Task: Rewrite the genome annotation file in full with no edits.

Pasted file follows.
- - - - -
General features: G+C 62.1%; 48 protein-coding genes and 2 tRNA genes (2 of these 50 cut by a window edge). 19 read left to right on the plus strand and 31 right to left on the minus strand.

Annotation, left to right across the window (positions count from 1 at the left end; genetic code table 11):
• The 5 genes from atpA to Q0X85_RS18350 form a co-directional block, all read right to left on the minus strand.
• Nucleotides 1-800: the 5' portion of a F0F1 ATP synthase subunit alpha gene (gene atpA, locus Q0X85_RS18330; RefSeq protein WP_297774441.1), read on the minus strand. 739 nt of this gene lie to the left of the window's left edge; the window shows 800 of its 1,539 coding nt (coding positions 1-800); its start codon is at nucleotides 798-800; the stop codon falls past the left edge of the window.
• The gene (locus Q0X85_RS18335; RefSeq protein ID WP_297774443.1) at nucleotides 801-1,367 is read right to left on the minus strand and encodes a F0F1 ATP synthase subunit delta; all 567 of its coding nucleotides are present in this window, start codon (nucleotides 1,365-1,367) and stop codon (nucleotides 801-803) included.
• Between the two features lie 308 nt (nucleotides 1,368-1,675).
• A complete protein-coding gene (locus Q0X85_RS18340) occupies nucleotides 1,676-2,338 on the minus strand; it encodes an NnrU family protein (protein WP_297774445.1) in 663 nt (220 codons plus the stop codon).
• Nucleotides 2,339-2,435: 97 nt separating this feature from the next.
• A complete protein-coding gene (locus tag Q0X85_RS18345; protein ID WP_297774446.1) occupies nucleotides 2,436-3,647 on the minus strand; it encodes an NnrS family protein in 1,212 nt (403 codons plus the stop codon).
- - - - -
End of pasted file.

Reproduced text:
General features: G+C 62.1%; 48 protein-coding genes and 2 tRNA genes (2 of these 50 cut by a window edge). 19 read left to right on the plus strand and 31 right to left on the minus strand.

Annotation, left to right across the window (positions count from 1 at the left end; genetic code table 11):
• The 5 genes from atpA to Q0X85_RS18350 form a co-directional block, all read right to left on the minus strand.
• Nucleotides 1-800: the 5' portion of a F0F1 ATP synthase subunit alpha gene (gene atpA, locus Q0X85_RS18330; RefSeq protein WP_297774441.1), read on the minus strand. 739 nt of this gene lie to the left of the window's left edge; the window shows 800 of its 1,539 coding nt (coding positions 1-800); its start codon is at nucleotides 798-800; the stop codon falls past the left edge of the window.
• The gene (locus Q0X85_RS18335; RefSeq protein ID WP_297774443.1) at nucleotides 801-1,367 is read right to left on the minus strand and encodes a F0F1 ATP synthase subunit delta; all 567 of its coding nucleotides are present in this window, start codon (nucleotides 1,365-1,367) and stop codon (nucleotides 801-803) included.
• Between the two features lie 308 nt (nucleotides 1,368-1,675).
• A complete protein-coding gene (locus Q0X85_RS18340) occupies nucleotides 1,676-2,338 on the minus strand; it encodes an NnrU family protein (protein WP_297774445.1) in 663 nt (220 codons plus the stop codon).
• Nucleotides 2,339-2,435: 97 nt separating this feature from the next.
• A complete protein-coding gene (locus tag Q0X85_RS18345; protein ID WP_297774446.1) occupies nucleotides 2,436-3,647 on the minus strand; it encodes an NnrS family protein in 1,212 nt (403 codons plus the stop codon).